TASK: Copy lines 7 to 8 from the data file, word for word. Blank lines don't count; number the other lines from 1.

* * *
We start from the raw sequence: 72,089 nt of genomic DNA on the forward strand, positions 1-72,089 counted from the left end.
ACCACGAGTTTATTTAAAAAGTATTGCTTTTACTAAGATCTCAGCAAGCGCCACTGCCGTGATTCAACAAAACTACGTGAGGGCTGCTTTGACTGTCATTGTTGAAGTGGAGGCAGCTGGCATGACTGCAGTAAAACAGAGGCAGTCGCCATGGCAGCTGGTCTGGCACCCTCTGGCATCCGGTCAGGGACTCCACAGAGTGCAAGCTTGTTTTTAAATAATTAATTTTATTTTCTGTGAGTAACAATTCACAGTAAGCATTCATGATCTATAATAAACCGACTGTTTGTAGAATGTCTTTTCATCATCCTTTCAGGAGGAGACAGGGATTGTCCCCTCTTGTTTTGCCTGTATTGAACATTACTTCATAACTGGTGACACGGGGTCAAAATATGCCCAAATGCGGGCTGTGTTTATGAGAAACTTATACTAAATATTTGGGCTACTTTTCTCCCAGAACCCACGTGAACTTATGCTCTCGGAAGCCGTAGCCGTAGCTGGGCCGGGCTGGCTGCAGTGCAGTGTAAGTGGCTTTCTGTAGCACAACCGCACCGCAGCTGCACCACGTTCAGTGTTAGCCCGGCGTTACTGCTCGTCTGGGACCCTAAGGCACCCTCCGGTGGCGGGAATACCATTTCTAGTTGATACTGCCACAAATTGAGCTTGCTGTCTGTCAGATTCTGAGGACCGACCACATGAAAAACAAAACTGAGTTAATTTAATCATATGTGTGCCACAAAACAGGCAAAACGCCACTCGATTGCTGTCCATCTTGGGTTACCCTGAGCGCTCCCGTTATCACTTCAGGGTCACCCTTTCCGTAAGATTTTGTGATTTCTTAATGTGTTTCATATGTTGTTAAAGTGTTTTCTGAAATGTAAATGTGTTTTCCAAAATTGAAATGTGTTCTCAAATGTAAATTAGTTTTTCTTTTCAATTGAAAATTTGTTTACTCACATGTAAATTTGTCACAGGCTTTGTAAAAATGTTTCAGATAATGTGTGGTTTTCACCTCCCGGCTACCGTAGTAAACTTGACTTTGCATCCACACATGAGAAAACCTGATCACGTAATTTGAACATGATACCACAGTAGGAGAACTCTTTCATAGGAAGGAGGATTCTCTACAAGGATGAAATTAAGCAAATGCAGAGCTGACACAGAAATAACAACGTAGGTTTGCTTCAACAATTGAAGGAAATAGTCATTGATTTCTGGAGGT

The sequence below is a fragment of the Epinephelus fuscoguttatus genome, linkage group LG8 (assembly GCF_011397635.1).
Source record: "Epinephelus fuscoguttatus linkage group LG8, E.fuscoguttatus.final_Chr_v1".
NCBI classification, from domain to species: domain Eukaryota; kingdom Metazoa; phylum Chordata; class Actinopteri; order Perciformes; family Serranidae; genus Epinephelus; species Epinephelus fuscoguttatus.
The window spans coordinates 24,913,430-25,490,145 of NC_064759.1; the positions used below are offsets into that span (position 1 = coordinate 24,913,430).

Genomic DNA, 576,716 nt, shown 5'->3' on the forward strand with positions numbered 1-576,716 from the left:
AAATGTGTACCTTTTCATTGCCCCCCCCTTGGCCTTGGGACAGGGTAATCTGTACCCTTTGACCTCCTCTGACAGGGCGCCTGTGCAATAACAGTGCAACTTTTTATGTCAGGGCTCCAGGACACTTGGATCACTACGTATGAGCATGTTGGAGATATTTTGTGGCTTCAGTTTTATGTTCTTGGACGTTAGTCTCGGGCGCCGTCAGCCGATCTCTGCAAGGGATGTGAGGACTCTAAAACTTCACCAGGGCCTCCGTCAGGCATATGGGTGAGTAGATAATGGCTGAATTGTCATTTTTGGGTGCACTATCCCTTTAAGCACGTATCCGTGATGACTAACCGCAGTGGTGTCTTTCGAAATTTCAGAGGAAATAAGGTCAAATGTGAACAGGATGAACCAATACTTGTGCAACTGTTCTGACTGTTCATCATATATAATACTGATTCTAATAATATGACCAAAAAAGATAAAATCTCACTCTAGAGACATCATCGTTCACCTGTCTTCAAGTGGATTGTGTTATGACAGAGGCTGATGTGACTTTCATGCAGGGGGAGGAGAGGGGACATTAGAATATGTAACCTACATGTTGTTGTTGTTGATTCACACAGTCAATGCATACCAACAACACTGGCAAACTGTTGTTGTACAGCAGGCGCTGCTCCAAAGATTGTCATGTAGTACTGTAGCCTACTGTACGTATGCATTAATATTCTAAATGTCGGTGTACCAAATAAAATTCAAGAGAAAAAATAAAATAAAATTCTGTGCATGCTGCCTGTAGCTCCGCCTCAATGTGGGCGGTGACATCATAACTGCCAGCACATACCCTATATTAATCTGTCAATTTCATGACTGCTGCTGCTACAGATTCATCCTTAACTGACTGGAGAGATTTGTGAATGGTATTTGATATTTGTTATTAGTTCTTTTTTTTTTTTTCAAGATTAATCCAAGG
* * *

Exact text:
Genomic DNA, 576,716 nt, shown 5'->3' on the forward strand with positions numbered 1-576,716 from the left:
AAATGTGTACCTTTTCATTGCCCCCCCCTTGGCCTTGGGACAGGGTAATCTGTACCCTTTGACCTCCTCTGACAGGGCGCCTGTGCAATAACAGTGCAACTTTTTATGTCAGGGCTCCAGGACACTTGGATCACTACGTATGAGCATGTTGGAGATATTTTGTGGCTTCAGTTTTATGTTCTTGGACGTTAGTCTCGGGCGCCGTCAGCCGATCTCTGCAAGGGATGTGAGGACTCTAAAACTTCACCAGGGCCTCCGTCAGGCATATGGGTGAGTAGATAATGGCTGAATTGTCATTTTTGGGTGCACTATCCCTTTAAGCACGTATCCGTGATGACTAACCGCAGTGGTGTCTTTCGAAATTTCAGAGGAAATAAGGTCAAATGTGAACAGGATGAACCAATACTTGTGCAACTGTTCTGACTGTTCATCATATATAATACTGATTCTAATAATATGACCAAAAAAGATAAAATCTCACTCTAGAGACATCATCGTTCACCTGTCTTCAAGTGGATTGTGTTATGACAGAGGCTGATGTGACTTTCATGCAGGGGGAGGAGAGGGGACATTAGAATATGTAACCTACATGTTGTTGTTGTTGATTCACACAGTCAATGCATACCAACAACACTGGCAAACTGTTGTTGTACAGCAGGCGCTGCTCCAAAGATTGTCATGTAGTACTGTAGCCTACTGTACGTATGCATTAATATTCTAAATGTCGGTGTACCAAATAAAATTCAAGAGAAAAAATAAAATAAAATTCTGTGCATGCTGCCTGTAGCTCCGCCTCAATGTGGGCGGTGACATCATAACTGCCAGCACATACCCTATATTAATCTGTCAATTTCATGACTGCTGCTGCTACAGATTCATCCTTAACTGACTGGAGAGATTTGTGAATGGTATTTGATATTTGTTATTAGTTCTTTTTTTTTTTTTCAAGATTAATCCAAGG